A primary purpose of the Scorecard is to allow states to communicate with one another on solutions. Again, it’s about knowledge exchange—the very reason the global caregiving movement is gathering in Adelaide. Australia is an appropriate location for this event. It has taken a leadership role on many caregiving fronts, and in fact the U.S. has something to learn from the host nation’s attention to the issue. I’m excited that the event will illuminate Australia’s caregiving promising practices as well as those of the U.S. and other nations.

I’ll be sure to report back on my takeaways from the conference in a future post.


Be sure to follow the conference on Twitter at #IntCarersConference and @CarersAus. If you’re planning to attend the International Carers Conference from October 4-6, or you have recently attended another local, national or international conference focused on caregiving practices, I’d love to hear what topics/ideas stood out. The only way to move the needle on policy in this country is to share these ideas—no matter how insignificant or far-fetched they may seem.







Why Kids Are So Vulnerable to Identity Theft, and How to Protect Yours

Source: http://blog.aarp.org/2017/09/29/why-kids-are-so-vulnerable-to-identity-theft-and-how-to-protect-yours/

When someone you love becomes a Memory, the memory becomes a Treasure…

Ceramic Outdoor Memorial Plaques with Online Virtual Family Legacy Memoir!

Here’s another great “Tutorial” that I thought you would enjoy!

Photo Credit: iStock/RichVintage

Kids will be kids: Blabbing on social media. Eagerly completing prize-promising online surveys that ask for birthdates and other personal information. Downloading “free” online games and videos that may harbor malware. And through it all, using weak passwords such as pet names, school mascots and using names of best friends that could double as security questions.

Meanwhile, the system remains the system: Requesting, but not legally required, to have a child’s Social Security number on forms for doctor’s appointments, weekend soccer leagues and extra-curricular activities. Publishing school directories with addresses, phone numbers and birth dates. Careless oversharing and weak protection of sensitive data by institutions while proud parents and grandparents think nothing of posting photos and ID theft-worthy details when blabbing on social media about their half-pint offspring.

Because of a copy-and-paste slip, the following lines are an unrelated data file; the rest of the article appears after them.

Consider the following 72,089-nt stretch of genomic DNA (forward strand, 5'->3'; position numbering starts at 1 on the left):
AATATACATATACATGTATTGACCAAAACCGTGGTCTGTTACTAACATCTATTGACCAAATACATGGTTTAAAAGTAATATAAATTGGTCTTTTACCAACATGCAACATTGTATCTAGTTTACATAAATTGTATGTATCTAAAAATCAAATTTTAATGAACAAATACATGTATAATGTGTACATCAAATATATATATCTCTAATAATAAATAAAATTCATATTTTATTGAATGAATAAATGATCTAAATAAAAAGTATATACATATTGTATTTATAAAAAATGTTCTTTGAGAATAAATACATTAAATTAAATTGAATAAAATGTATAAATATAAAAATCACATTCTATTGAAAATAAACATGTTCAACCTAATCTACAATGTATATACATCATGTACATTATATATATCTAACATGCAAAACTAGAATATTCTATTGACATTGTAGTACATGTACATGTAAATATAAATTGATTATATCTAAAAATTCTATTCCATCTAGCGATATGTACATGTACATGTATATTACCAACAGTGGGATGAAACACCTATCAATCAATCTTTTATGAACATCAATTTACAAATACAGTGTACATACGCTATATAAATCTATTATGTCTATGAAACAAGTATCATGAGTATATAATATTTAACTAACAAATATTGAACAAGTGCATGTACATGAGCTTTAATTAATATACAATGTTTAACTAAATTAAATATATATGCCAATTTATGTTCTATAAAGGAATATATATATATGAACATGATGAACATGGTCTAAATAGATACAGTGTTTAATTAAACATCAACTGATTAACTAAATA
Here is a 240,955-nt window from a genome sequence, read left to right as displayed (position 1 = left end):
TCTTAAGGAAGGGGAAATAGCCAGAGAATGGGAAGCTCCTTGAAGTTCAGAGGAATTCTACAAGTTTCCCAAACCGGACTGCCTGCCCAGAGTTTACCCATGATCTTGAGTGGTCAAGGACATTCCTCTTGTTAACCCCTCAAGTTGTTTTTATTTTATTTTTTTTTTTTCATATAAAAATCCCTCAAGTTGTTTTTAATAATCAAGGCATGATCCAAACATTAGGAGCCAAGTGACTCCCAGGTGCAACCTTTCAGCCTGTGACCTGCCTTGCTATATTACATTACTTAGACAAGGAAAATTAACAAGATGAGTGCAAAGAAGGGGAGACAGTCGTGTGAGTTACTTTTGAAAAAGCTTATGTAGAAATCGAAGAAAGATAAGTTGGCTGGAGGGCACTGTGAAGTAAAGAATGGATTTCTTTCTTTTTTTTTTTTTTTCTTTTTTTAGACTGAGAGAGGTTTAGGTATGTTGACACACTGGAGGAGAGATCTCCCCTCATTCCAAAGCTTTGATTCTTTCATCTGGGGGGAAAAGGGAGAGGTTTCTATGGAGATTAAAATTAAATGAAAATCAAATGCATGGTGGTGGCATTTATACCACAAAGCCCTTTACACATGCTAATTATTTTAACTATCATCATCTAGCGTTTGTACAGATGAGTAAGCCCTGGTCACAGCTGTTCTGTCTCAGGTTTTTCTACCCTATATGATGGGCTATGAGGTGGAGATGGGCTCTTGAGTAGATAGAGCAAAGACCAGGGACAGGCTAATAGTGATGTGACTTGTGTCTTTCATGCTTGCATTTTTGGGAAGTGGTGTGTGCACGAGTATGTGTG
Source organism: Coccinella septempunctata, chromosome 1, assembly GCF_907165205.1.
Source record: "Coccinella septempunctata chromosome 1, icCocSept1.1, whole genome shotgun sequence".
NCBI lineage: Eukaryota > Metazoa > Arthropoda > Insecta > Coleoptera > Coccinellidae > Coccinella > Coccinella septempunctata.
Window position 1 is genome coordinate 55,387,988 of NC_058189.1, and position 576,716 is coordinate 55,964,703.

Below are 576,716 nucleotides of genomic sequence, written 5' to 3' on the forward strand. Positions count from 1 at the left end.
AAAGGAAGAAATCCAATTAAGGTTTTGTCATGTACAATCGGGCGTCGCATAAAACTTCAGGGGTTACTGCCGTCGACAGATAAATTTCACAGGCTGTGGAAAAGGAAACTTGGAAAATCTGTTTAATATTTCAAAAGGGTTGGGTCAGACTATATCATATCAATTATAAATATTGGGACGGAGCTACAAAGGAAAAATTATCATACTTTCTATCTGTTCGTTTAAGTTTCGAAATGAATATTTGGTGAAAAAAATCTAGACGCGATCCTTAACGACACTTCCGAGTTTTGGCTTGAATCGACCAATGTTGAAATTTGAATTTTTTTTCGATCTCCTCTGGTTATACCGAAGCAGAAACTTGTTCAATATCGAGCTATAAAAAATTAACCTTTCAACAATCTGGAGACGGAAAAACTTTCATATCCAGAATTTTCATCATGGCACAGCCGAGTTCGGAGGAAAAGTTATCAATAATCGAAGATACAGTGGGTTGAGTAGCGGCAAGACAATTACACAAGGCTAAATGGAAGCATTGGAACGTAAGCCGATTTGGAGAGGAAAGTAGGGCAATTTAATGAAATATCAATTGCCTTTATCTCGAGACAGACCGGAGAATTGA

So it may come as no surprise that the children in your life are among the 143 million American consumers whose sensitive personal information was exposed in the recently announced Equifax data breach. (To check, visit www.equifaxsecurity2017.com, click the “Am I Impacted?” button and enter the child’s last name and the last six digits of SSN.) And if not this time, perhaps in a past or future breach.

That’s because children are especially prized by identity thieves – and from birth to age 18, are targeted and victimized at much higher rates than adults (anywhere from 35 to 51 percent higher, depending on the study). College students are also at greater risk. For crooks, their value comes with virgin credit histories, making it easier to use a child’s SSN to open credit card accounts and apply for loans, utility service or government benefits. “As long as identity thief has a SSN with a clean history, the thief can attach any name and date of birth to it,” Carnegie Mellon University’s CyLab researchers note in their highly cited 2011 report on Child Identity Theft.

What’s worse, child identity theft could continue undetected for years or decades – discovered only when victims eventually apply for credit cards, student loans or a job to learn that their credit is already ruined. Here’s how to protect the young’uns:

Know the warning signs: Assume that identity theft has already occurred, or is in progress, if your child has no existing credit but:

Is being mailed credit card and loan offers
Denied a bank account, driver’s license or government, health insurance benefits because the SSN is already being used
Unable to apply for student aid, including the Free Application for Federal Student Aid (FAFSA)